DJD: I completed my PhD in Communication at Simon Fraser University in 2013. During my degree, I taught professional communication as well as media studies courses on popular culture and sports. I then worked as a postdoctoral research at Wilfrid Laurier University. My project evaluated and curated cultural mapping data in the Waterloo Region. Since that time, I have continued to consult with the City of Kitchener on issues related to cultural mapping, cultural planning, and the development of cultural scenes.

I started teaching part-time here at Waterloo in September 2013. At first, I only taught English 109 Online, which I really enjoyed. I loved the opportunity to work with graduate students. I had a one-year, full-time contract teaching English 109 and 119 in 2014/15. This was a great experience and the primary reason I decided to apply for the three-year contract that I am starting this summer. I’m looking forward to teaching English 109 to Math and Computer Science students again, but also all of the media theory courses that I am slated to teach over the next few years.

JLH: Have you found yourself using your PhD research in the classroom?
DJD: My Phd Dissertation was on humour and laughter, so I have definitely found it to be a popular topic in the classroom. I have found that my students consume a lot of comedy programming – be it stand-up videos on youtube, or latenight comedy like the Daily Show and Saturday Night Live. They are really engaged with the critical potential of humour in popular culture and we’ve had some great discussions. Because I primarily teach writing, I also show students some of my own academic writing at various stages in order to illustrate the many, many stages between idea to research to draft to finished product. I could do this with any research topic, but I hope that because I’m writing about humour, they find my research a little less boring than they might otherwise….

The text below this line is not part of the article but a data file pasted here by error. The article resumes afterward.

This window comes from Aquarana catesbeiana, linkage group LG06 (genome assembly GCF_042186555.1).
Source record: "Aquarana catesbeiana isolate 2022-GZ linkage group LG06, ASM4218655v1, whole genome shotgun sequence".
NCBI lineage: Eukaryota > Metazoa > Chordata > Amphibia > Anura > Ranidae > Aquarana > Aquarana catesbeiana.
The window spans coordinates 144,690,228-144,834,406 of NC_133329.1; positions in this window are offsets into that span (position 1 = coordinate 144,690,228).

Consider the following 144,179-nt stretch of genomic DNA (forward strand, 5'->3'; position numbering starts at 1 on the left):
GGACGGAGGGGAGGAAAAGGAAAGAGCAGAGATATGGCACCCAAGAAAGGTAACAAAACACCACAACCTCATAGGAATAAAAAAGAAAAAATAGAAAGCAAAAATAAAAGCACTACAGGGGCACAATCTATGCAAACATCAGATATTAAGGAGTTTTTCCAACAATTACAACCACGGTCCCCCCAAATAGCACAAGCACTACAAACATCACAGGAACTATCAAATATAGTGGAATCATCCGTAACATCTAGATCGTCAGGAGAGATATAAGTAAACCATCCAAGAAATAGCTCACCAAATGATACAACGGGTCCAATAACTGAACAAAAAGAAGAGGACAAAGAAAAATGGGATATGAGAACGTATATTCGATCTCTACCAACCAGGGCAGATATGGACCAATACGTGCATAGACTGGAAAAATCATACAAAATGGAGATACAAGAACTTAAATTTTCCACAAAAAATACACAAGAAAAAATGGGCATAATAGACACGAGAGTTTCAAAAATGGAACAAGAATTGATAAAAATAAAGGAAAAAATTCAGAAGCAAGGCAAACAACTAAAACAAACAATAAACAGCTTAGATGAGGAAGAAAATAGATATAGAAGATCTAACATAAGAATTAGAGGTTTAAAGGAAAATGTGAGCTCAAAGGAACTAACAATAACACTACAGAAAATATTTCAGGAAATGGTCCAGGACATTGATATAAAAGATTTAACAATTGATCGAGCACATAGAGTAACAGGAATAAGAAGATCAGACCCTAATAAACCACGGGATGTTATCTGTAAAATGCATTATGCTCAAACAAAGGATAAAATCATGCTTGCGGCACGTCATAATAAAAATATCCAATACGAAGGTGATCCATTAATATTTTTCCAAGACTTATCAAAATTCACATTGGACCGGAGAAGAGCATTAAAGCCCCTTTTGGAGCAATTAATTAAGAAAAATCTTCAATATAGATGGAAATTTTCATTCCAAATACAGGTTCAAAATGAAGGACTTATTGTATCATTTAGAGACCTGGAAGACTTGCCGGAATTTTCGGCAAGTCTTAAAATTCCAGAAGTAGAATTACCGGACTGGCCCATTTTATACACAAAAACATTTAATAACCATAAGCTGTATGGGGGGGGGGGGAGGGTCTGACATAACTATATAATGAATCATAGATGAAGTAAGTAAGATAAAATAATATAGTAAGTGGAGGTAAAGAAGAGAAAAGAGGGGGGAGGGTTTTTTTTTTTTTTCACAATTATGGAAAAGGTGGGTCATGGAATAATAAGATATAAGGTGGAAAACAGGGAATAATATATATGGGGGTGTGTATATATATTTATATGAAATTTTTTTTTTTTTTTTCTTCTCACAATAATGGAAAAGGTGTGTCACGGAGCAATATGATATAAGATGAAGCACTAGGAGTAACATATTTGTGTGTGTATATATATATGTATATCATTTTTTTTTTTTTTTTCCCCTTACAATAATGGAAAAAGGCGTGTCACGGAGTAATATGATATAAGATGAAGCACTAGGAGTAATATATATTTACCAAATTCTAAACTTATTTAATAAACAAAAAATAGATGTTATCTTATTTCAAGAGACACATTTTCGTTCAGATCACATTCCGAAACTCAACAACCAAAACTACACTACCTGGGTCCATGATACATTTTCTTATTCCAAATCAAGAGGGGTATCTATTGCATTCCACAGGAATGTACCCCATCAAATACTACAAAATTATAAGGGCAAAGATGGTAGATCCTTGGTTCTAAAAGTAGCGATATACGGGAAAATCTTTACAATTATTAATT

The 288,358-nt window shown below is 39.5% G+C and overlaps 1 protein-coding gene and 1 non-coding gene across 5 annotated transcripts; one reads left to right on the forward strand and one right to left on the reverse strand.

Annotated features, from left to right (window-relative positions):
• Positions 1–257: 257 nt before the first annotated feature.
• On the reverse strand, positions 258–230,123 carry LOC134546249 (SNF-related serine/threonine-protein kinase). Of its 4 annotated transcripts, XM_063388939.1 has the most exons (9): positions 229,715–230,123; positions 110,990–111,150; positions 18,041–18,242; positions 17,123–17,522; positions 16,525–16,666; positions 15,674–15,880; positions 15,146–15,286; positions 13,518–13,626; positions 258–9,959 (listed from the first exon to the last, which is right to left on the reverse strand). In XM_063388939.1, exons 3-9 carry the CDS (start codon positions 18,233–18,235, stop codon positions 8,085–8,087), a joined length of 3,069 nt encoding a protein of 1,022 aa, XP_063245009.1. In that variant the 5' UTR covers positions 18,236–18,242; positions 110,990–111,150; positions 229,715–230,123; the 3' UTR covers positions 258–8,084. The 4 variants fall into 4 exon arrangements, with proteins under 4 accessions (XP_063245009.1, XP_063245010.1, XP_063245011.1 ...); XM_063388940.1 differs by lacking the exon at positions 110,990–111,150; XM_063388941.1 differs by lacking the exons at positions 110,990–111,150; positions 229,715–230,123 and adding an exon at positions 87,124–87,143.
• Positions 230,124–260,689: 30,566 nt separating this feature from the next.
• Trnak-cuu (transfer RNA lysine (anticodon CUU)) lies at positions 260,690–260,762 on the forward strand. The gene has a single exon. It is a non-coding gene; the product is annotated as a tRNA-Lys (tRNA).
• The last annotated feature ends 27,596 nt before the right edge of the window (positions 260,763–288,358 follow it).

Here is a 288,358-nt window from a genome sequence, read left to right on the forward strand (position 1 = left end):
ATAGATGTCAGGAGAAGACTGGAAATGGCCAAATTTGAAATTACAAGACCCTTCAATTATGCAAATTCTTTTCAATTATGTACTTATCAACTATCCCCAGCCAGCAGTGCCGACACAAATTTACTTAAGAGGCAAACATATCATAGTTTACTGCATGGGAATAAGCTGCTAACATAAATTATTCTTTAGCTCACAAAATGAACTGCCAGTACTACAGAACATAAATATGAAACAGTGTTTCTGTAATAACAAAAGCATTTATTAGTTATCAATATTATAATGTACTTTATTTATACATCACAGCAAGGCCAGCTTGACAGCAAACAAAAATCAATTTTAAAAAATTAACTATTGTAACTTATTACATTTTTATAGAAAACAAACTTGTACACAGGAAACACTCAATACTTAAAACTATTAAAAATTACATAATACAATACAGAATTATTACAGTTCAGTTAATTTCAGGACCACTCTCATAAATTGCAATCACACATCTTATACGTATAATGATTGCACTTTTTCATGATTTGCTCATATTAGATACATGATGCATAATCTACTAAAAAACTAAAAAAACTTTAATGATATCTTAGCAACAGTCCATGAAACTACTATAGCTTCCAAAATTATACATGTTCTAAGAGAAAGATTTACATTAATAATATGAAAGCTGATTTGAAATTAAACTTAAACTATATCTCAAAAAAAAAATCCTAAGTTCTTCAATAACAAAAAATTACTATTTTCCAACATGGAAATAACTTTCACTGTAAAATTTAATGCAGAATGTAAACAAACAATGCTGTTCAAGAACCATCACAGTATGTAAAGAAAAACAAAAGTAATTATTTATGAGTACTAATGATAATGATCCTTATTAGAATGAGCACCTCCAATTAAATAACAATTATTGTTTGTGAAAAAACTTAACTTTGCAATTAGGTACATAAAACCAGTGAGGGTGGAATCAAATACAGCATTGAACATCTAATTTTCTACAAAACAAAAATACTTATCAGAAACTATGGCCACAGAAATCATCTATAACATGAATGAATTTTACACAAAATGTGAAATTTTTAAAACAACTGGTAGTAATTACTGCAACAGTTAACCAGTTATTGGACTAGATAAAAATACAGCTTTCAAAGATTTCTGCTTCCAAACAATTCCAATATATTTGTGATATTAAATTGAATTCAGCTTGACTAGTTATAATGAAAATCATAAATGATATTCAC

JLH: Can you tell us a bit about the research you are doing now?
DJD: Currently, I am doing work on the politics of humour (especially related to the newfound relevance of SNL in the Trump Presidency), as well as organizational communication research on the role of humour in reinforcing workplace cultures. In terms of applied local research, I am still evaluating cultural mapping initiatives in the Waterloo Region, especially related to user-experience and audience development.

JLH: You’ve done a fair bit of community outreach in K/W. How has that shaped your experience?
DJD: The work I’ve done with local governments and non-profits completely shifted my research focus. I realized that many of the theories I had been working with had a lot of value in applied research and that I could use my training to help resolve real economic development challenges. It has been very satisfying seeing my work end up in cultural policy documents, or used to direct new cultural initiatives.

JLH: Finally, if you had time to read for pleasure this summer, what would be at the top of your list?
DJD: My undergraduate degree is actually in Canadian Studies and I still find that I gravitate towards CanLit. I received Thomas King’s The Back of the Turtle for Christmas and am still trying to find time to read it. Maybe this is the month! Usually when I am in the mood to read a new novel, I go to Words Worth Books uptown and buy one of their “surprise” books (they wrap books in brown paper and leave a note to tell you what genre the book is, but nothing else). I like the element of chance and they always curate great selections!

Dr. Condon on Campus Mental Health

Screenshot 2017-03-07 16.32.03
I am thrilled to share the text of Dr. Frankie Condon‘s speech at the March 30th Ontario Undergraduate Student Alliance’s (OUSA) Partners in Higher Education Dinner. Dr. Condon was there to receive the UWaterloo Federation of Students Excellence in Undergraduate Teaching Award for 2017. Each year, the Feds awards one instructor at the University of Waterloo who has exemplified innovative teaching and has shown dedication towards ensuring academic success for undergraduate students.Dr. Condon used the opportunity to discuss mental health. The text of her speech follows: